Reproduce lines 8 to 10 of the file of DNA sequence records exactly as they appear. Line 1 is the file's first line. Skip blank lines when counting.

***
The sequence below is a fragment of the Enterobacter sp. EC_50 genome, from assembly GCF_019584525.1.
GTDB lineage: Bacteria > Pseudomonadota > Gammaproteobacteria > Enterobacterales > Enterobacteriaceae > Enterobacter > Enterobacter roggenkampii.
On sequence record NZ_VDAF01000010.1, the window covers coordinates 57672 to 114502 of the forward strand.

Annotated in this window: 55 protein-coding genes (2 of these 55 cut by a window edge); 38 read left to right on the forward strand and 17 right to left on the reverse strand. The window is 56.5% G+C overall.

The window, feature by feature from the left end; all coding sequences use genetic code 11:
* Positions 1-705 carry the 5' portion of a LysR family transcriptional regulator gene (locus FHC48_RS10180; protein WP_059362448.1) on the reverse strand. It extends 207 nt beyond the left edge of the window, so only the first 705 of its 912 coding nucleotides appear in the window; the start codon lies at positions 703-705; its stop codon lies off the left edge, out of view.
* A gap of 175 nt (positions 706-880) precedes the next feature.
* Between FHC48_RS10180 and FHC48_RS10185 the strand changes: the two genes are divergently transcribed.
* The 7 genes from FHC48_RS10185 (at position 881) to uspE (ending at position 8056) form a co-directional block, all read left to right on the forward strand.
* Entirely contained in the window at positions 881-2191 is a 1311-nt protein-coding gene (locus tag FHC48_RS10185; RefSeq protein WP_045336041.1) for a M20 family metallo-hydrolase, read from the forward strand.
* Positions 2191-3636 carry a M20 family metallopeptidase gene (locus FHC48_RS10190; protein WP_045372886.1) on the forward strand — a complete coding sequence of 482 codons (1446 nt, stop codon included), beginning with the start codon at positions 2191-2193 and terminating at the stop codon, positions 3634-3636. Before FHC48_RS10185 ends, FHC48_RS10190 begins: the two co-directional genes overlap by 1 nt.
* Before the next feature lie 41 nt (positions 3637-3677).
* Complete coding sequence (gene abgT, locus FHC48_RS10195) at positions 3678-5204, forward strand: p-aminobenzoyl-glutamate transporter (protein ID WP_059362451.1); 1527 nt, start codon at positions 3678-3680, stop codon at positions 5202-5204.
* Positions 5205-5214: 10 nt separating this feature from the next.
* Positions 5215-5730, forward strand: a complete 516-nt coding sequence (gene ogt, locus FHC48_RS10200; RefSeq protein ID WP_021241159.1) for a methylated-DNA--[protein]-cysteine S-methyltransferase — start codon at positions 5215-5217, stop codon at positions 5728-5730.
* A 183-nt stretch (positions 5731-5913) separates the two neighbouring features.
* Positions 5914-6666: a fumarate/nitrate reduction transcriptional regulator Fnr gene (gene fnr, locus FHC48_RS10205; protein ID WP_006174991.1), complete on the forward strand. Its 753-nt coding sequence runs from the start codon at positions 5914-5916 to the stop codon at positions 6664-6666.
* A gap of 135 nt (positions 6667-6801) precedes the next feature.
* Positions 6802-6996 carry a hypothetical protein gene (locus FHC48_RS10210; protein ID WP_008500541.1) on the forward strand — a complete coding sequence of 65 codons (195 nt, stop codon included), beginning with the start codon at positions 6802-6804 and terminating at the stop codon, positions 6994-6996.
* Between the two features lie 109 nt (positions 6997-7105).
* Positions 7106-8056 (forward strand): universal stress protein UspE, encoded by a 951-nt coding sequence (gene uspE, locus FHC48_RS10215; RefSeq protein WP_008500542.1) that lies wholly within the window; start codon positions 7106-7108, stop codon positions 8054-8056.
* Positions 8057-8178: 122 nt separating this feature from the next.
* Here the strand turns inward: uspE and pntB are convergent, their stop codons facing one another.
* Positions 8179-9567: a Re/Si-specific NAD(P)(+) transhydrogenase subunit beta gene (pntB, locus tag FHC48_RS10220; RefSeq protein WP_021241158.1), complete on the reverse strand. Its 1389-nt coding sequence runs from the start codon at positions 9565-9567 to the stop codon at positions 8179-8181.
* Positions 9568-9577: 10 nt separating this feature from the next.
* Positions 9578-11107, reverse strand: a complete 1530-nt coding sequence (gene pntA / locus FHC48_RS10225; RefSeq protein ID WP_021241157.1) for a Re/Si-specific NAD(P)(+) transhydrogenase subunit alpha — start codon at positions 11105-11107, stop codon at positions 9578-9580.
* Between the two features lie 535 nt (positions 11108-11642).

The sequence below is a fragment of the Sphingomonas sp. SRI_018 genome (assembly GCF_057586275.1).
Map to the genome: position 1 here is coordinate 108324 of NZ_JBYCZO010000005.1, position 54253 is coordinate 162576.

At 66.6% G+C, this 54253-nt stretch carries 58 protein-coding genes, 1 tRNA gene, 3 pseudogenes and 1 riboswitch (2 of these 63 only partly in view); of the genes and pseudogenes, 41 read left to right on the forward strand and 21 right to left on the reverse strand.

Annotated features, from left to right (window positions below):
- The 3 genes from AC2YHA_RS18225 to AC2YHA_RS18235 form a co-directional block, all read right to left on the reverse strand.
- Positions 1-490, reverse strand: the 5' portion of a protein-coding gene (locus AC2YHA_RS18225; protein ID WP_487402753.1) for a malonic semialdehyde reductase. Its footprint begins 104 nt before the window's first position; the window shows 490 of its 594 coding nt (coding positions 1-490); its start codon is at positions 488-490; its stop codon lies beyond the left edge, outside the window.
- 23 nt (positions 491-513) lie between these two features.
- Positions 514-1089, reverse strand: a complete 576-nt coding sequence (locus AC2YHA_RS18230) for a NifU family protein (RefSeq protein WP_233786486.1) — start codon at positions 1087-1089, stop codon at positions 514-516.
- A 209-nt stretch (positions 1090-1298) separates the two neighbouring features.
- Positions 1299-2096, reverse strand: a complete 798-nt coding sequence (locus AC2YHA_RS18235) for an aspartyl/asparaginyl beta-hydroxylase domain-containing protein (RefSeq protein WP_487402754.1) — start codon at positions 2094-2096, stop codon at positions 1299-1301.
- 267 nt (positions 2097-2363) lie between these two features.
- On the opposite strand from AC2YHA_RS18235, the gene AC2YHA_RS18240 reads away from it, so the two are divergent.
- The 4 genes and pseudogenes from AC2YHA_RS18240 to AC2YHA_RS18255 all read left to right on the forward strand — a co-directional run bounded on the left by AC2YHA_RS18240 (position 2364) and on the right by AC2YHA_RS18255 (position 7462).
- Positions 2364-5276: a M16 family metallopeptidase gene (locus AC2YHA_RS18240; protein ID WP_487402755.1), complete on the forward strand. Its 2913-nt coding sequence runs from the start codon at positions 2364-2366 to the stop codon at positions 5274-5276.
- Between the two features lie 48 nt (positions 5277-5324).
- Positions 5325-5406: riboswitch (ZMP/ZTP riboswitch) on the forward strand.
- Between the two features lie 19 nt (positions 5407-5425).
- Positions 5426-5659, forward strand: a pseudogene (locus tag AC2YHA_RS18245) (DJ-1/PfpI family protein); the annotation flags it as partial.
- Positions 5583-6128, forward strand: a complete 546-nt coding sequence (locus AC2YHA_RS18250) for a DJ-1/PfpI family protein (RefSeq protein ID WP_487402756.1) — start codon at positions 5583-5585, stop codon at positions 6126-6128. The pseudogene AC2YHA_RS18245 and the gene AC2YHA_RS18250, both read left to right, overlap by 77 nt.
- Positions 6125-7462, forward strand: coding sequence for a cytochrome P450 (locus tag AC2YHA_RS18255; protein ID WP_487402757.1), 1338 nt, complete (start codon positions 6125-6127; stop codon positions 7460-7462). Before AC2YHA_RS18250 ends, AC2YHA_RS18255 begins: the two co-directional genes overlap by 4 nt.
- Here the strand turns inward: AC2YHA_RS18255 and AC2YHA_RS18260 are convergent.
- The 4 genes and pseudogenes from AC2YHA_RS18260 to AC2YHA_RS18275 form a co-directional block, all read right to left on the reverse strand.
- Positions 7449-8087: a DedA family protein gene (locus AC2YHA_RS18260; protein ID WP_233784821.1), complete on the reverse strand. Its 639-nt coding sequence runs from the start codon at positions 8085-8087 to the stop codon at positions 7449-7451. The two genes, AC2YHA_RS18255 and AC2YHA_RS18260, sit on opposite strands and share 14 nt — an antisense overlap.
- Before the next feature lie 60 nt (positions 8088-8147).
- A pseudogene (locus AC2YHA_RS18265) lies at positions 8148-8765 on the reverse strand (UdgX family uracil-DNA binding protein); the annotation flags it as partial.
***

* Between FHC48_RS10180 and FHC48_RS10185 the strand changes: the two genes are divergently transcribed.
* The 7 genes from FHC48_RS10185 (at position 881) to uspE (ending at position 8056) form a co-directional block, all read left to right on the forward strand.
* Entirely contained in the window at positions 881-2191 is a 1311-nt protein-coding gene (locus tag FHC48_RS10185; RefSeq protein WP_045336041.1) for a M20 family metallo-hydrolase, read from the forward strand.